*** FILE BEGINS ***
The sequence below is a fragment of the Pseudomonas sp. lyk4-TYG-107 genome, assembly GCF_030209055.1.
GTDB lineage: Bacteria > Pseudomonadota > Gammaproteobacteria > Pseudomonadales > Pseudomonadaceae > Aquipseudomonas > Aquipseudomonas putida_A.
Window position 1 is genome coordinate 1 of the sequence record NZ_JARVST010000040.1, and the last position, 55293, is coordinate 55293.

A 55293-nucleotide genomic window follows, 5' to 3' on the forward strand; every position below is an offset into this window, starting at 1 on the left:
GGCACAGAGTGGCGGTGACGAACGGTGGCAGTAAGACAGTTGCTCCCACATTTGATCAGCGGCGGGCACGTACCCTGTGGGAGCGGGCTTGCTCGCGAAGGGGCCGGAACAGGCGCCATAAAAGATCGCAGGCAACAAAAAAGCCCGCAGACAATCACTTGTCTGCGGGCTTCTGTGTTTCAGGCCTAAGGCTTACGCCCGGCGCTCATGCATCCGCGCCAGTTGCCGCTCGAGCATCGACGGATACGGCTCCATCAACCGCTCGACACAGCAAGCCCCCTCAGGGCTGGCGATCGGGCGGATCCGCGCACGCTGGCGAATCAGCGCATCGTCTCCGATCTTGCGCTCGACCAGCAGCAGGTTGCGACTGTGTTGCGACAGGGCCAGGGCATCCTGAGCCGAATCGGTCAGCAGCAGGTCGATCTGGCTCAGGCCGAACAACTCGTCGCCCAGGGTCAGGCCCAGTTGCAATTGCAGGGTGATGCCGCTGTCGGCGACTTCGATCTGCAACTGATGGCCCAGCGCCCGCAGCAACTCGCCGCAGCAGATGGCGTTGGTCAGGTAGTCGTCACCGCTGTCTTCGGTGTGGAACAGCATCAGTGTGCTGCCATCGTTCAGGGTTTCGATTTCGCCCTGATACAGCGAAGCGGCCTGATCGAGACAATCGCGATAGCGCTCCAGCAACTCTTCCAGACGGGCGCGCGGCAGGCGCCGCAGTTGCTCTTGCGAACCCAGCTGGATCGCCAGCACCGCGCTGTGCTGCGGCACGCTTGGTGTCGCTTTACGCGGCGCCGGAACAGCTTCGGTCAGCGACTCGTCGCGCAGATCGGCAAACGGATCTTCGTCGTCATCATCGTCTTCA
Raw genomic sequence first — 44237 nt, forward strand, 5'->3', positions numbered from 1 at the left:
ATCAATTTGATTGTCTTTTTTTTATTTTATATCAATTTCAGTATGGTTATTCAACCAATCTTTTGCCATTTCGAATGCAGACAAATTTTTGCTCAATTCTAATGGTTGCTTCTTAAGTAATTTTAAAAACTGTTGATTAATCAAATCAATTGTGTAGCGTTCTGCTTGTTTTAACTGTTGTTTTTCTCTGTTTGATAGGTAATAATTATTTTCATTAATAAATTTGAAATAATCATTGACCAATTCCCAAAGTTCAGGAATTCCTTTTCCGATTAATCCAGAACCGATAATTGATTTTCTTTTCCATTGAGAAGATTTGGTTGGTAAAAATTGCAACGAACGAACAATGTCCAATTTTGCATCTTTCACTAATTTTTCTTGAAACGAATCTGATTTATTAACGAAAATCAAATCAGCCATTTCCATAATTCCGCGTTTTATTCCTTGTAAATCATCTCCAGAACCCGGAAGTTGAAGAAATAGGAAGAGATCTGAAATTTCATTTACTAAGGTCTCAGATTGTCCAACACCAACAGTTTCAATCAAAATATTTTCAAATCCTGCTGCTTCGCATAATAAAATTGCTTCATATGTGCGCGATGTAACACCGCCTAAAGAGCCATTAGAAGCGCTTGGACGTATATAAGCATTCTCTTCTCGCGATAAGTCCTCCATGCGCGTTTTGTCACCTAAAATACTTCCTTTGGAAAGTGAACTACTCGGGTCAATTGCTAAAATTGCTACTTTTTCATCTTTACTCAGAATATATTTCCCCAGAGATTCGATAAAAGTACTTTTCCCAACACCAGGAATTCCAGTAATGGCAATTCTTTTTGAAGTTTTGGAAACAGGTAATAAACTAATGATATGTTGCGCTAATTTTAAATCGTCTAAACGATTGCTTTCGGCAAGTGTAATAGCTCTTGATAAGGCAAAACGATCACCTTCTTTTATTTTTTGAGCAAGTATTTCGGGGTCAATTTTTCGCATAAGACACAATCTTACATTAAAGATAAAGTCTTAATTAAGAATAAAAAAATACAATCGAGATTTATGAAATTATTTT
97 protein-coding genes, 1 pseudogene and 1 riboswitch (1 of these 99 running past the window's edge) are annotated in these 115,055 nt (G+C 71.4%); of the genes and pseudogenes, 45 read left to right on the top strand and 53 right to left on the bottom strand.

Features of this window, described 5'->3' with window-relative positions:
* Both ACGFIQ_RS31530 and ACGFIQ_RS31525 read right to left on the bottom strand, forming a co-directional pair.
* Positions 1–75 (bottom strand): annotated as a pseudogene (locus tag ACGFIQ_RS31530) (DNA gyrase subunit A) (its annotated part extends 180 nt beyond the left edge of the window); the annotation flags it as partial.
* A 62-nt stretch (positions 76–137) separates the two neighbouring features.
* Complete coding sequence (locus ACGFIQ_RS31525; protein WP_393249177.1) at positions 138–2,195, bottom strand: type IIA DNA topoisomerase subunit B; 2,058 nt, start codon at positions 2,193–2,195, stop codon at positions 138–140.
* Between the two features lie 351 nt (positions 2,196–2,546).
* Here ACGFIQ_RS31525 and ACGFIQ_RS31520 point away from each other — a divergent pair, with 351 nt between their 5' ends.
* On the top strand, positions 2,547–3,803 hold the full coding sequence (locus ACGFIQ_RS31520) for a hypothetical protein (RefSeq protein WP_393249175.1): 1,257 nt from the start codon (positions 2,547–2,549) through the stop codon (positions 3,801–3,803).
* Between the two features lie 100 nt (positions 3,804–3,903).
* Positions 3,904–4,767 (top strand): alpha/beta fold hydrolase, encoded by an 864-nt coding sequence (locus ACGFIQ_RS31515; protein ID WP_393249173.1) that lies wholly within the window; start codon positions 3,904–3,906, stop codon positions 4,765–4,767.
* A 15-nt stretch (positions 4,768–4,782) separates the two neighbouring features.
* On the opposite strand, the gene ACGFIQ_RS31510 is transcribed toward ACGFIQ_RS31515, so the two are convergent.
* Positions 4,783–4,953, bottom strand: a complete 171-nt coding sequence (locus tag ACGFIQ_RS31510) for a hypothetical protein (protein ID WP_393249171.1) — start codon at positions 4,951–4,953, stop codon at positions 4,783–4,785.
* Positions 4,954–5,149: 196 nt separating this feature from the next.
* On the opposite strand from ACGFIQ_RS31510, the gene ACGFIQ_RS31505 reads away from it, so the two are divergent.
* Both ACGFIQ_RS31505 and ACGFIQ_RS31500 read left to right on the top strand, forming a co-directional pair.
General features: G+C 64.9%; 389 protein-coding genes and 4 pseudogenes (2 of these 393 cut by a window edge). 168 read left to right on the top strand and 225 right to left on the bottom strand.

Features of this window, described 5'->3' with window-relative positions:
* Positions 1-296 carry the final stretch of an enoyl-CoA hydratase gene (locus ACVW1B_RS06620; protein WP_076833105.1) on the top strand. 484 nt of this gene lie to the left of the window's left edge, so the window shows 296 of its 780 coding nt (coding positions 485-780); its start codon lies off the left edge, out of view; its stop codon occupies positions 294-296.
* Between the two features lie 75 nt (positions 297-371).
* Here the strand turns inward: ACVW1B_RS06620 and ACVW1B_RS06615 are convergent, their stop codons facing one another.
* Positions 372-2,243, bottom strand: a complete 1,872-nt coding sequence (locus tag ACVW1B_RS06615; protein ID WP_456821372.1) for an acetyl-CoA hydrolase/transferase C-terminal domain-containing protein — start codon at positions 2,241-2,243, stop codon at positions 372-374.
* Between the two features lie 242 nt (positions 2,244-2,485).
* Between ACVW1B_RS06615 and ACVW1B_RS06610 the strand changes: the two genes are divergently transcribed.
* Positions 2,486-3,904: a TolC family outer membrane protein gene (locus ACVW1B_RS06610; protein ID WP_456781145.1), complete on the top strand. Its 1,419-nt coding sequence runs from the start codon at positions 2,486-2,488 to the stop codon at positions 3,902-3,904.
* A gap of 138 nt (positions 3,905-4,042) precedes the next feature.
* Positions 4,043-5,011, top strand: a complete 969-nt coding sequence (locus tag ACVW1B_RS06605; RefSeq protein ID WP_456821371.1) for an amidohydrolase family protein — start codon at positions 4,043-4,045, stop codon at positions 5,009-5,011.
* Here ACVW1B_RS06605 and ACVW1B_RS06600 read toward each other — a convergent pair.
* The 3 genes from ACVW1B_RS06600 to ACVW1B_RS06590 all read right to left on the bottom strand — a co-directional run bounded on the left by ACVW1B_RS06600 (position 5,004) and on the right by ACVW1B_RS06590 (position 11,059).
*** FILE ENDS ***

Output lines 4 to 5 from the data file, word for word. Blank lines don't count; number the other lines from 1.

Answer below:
A 55293-nucleotide genomic window follows, 5' to 3' on the forward strand; every position below is an offset into this window, starting at 1 on the left:
GGCACAGAGTGGCGGTGACGAACGGTGGCAGTAAGACAGTTGCTCCCACATTTGATCAGCGGCGGGCACGTACCCTGTGGGAGCGGGCTTGCTCGCGAAGGGGCCGGAACAGGCGCCATAAAAGATCGCAGGCAACAAAAAAGCCCGCAGACAATCACTTGTCTGCGGGCTTCTGTGTTTCAGGCCTAAGGCTTACGCCCGGCGCTCATGCATCCGCGCCAGTTGCCGCTCGAGCATCGACGGATACGGCTCCATCAACCGCTCGACACAGCAAGCCCCCTCAGGGCTGGCGATCGGGCGGATCCGCGCACGCTGGCGAATCAGCGCATCGTCTCCGATCTTGCGCTCGACCAGCAGCAGGTTGCGACTGTGTTGCGACAGGGCCAGGGCATCCTGAGCCGAATCGGTCAGCAGCAGGTCGATCTGGCTCAGGCCGAACAACTCGTCGCCCAGGGTCAGGCCCAGTTGCAATTGCAGGGTGATGCCGCTGTCGGCGACTTCGATCTGCAACTGATGGCCCAGCGCCCGCAGCAACTCGCCGCAGCAGATGGCGTTGGTCAGGTAGTCGTCACCGCTGTCTTCGGTGTGGAACAGCATCAGTGTGCTGCCATCGTTCAGGGTTTCGATTTCGCCCTGATACAGCGAAGCGGCCTGATCGAGACAATCGCGATAGCGCTCCAGCAACTCTTCCAGACGGGCGCGCGGCAGGCGCCGCAGTTGCTCTTGCGAACCCAGCTGGATCGCCAGCACCGCGCTGTGCTGCGGCACGCTTGGTGTCGCTTTACGCGGCGCCGGAACAGCTTCGGTCAGCGACTCGTCGCGCAGATCGGCAAACGGATCTTCGTCGTCATCATCGTCTTCA